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Been waiting for this!

ǝlgǝdǝr: another word for us to add to the g-dialect which influenced Awjili, cf. ELA gidr 'large cooking pot'.

sǝnnáṭnǝt: ELA ṣǝnnǝṭ ‘to listen’ (also Algiers Jewish ṣọ̌nnọ̌ṭ 'écouter'), probably metathesis of Classical naṣṣata.

aḥáš: wonder what the relationship is between this and Egy. waḥš 'bad', ELA weḥš 'monster', etc. ?

Proto-Berber *alǝġǝm/aġǝlǝm : any relation with Ar. ġǝnǝm 'flock, etc.' ?


"aḥáš: wonder what the relationship is between this and Egy. waḥš 'bad', ELA weḥš 'monster', etc. ?"

Probably be related. Considering that is a non-Berber sound, it must be from Arabic somehow.

"Proto-Berber *alǝġǝm/aġǝlǝm : any relation with Ar. ġǝnǝm 'flock, etc.' ?"

How would you account for the l~n?

The word for camel is a problem. It can be reconstructed solidly for Proto-Berber, and therefore is Pre-Arabic. But, the camel isn't native to North-Africa, and the word therefore would be expected to be a loanword. Since all the consonants to form camel (which is ultimately a semitic loanword) are there, you'd expect it to be either loaned from Latin or from Punic. But there simply isn't a way to account for the erratic metathesis (and in the case of latin, the absence of a -u/-us ending that we do find in afullus 'rooster' < pullus 'young animal' but in vulgar latin 'chicken, rooster'

So if it isn't a loanword, why does Proto-Berber have a word for an animal not native to North-Africa?

Well, when they were introduced to North-Africa, maybe the Proto-Berber speakers had some sort of animal that they considered similar, and decided to use a native word to denote camels, then the original animal either went extinct, or took on a new name of some other origin.

I can't find of a good example of this in a more familiar language right now. I'll be sure to pos tit up once I do.


Well, I think that Classical Ar. has ġǝnǝm, but quite a few dialects have ġǝlǝm instead, and besides n~l metatheses and dis/assimilations are quite common in a several North African dialects, including ELA.

Your scenario makes sense, as one option. I would also add that even though the word can be reconstructed for Proto-Berber, it isn't required that Proto-Berber speakers have actually had that word. We can reconstruct the Old Iranian word for 'trap, snare', for example, but have no way of knowing if Old Iranian actually had such a word.

But I guess if nearly all the disparate Berber languages have a reflex for it, then it must be either your scenario, or a loanword in Proto-Berber. But from whom? So I think the case for your scenario might be stronger; given that it is Semitic as well, maybe we're looking at a very Proto word for groups of four-legged animals?

Lameen, ideas?

Glen Gordon

I noticed a typo: "and the ogre came, and they gave him the **mead** that they prepared". That must be the Celtic version, hehe.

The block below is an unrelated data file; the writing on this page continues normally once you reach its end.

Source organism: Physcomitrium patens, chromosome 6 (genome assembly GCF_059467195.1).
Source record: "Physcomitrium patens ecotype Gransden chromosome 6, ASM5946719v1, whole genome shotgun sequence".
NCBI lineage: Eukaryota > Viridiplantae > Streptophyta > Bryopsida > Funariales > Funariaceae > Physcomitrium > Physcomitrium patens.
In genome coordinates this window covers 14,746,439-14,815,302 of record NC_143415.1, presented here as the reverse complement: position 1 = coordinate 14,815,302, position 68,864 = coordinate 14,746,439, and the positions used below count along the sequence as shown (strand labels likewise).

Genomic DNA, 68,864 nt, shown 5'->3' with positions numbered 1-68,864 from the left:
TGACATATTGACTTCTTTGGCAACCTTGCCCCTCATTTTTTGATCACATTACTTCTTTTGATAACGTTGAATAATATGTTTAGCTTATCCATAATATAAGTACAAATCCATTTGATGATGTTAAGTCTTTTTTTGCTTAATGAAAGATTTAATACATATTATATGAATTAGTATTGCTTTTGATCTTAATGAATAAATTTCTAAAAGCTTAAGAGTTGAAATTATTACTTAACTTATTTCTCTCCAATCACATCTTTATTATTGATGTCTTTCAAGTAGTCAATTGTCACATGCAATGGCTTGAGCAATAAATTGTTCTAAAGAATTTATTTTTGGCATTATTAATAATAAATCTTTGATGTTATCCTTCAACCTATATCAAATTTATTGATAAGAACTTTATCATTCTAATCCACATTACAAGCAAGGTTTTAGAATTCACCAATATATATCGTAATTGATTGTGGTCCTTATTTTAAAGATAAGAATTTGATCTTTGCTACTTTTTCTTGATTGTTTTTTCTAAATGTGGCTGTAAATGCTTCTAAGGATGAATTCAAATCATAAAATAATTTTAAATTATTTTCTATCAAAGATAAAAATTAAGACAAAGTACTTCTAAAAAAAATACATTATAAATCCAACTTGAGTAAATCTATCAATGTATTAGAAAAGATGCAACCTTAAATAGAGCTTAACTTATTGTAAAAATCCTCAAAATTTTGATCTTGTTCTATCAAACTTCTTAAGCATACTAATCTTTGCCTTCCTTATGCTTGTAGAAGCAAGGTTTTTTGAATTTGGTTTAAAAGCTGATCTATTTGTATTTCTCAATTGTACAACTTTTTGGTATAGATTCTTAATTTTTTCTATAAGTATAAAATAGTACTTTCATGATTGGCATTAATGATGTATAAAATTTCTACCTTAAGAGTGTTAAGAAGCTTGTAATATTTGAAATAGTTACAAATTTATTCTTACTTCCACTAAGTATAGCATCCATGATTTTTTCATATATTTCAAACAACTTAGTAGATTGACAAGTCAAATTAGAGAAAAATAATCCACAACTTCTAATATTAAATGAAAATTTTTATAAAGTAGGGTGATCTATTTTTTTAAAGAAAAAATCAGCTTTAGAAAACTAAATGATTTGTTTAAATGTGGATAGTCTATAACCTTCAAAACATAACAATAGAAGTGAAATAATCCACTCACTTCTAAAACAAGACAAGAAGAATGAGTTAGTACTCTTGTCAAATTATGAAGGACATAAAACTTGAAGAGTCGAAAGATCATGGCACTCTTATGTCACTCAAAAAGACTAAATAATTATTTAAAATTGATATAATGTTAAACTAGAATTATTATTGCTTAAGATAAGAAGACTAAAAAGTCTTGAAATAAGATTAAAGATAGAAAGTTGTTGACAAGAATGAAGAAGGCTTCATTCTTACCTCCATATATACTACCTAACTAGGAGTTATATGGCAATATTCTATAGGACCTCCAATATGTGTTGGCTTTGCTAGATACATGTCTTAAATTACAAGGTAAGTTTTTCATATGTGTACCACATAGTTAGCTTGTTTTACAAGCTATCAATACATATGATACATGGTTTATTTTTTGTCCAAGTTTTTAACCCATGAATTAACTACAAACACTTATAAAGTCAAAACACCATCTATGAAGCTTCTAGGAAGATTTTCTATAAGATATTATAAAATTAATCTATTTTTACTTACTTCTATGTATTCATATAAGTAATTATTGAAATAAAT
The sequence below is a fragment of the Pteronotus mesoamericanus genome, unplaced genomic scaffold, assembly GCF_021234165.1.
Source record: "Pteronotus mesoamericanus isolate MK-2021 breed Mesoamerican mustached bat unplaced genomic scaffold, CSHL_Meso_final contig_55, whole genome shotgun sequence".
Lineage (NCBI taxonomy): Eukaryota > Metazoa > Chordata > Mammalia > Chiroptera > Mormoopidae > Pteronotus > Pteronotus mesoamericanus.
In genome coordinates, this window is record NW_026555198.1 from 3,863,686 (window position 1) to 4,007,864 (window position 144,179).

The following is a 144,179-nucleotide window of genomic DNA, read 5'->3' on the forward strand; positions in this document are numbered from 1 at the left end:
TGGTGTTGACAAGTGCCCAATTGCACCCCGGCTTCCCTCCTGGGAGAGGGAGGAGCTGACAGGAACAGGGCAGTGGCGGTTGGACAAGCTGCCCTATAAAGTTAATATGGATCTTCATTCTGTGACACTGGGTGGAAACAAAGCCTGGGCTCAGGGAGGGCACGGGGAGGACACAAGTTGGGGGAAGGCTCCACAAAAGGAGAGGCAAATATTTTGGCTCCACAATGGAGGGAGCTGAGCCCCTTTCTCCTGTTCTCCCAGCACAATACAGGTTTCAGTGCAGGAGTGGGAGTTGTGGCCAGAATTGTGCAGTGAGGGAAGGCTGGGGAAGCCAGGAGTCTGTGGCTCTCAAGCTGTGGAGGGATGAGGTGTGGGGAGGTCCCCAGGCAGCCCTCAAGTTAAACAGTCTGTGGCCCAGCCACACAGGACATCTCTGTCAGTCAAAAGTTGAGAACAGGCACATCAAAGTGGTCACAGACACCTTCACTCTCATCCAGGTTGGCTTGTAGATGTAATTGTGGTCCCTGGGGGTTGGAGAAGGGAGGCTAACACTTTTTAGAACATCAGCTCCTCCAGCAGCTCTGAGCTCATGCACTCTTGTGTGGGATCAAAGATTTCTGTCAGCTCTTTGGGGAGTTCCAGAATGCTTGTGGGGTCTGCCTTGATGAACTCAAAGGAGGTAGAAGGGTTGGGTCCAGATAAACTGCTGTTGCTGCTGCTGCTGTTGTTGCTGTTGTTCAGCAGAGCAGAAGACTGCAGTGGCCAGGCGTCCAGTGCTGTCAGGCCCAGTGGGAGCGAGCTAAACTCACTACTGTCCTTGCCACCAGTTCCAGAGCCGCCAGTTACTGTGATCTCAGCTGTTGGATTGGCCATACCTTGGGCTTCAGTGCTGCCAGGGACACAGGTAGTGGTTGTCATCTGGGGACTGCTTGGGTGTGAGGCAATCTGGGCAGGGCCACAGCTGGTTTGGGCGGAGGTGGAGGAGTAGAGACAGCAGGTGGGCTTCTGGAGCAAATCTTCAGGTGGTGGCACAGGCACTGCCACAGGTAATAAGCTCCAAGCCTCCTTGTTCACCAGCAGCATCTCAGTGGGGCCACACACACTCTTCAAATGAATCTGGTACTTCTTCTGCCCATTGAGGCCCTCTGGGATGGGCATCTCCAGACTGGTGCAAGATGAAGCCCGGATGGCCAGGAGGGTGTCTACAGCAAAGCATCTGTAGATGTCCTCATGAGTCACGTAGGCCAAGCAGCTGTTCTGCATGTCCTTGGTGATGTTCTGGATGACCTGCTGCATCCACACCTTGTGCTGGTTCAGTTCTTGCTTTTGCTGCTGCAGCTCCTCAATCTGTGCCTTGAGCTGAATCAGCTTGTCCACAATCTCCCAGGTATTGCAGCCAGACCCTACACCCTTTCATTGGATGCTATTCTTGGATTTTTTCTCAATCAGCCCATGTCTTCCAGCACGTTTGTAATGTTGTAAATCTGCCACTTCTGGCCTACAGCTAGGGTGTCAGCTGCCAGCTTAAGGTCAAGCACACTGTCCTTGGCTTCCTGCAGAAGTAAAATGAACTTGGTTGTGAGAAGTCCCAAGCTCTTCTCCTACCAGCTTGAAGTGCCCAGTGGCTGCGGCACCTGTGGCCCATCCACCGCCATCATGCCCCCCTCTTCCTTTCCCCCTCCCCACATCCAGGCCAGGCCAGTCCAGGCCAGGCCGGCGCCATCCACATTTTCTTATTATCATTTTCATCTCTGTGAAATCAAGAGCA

Phoenix: "How would you account for the l~n?"

I don't want to encourage loose theories (you know me, I abhor unelaborate ideas) but the confusion of /l/ with /n/ is terribly common cross-linguistically and especially in loans. Even sporadic, irregular changes within a language can happen very easily though. A modern example is between Mandarin ni 'you' (你) and Cantonese lei 'you'. In fact the Cantonese dialects may also say it as nei depending on region, dialect, level of formality, etc. (http://www.cantonese.sheik.co.uk/phorum/read.php?1,56835). An ancient example of a loan with this alternation: Hattic ḫanfašuit becomes Hittite ḫalmašuiz.


tmúrt-i : remarkable dropping of the a - looks parallel to what Mitchell describes for nouns like "hand" in Zuara, where the prefix ə- appears in citation form but is dropped when a suffix is added.

ǝlmǝġġárǝt 'cave': wonder why the gemination?

ṣbaḥ-ǝ́nnǝs: rather "its morning/tomorrow", ie the next day

I rather like Adam's idea of relating alɣəm to ɣanam - the n to l change is certainly well-attested in this word. But the semantics and the transposition makes it rather speculative (aɣlam isn't nearly as widely attested, and isn't necessarily from the same origin anyway.) If so, it would certainly not be a loan from Punic - Punic changes *ɣ to ʕ. Kossmann makes it pretty clear that it's not a loan from Latin either, as convenient as that would be.


Yeah as much as anyone would want to somehow explain the word for camel as a loan, it's pretty difficult to uphold.

If anyone wants to read more on this, the work Lameen is referring to is Maarten Kossmann 2005 Berber Loanwords in Hausa. This book has quite a significant chapter dedicated to the word for camel.

"ǝlmǝġġárǝt 'cave': wonder why the gemination?"

No idea, but the next part of the text that I'll put up shortly also has the form without gemination.

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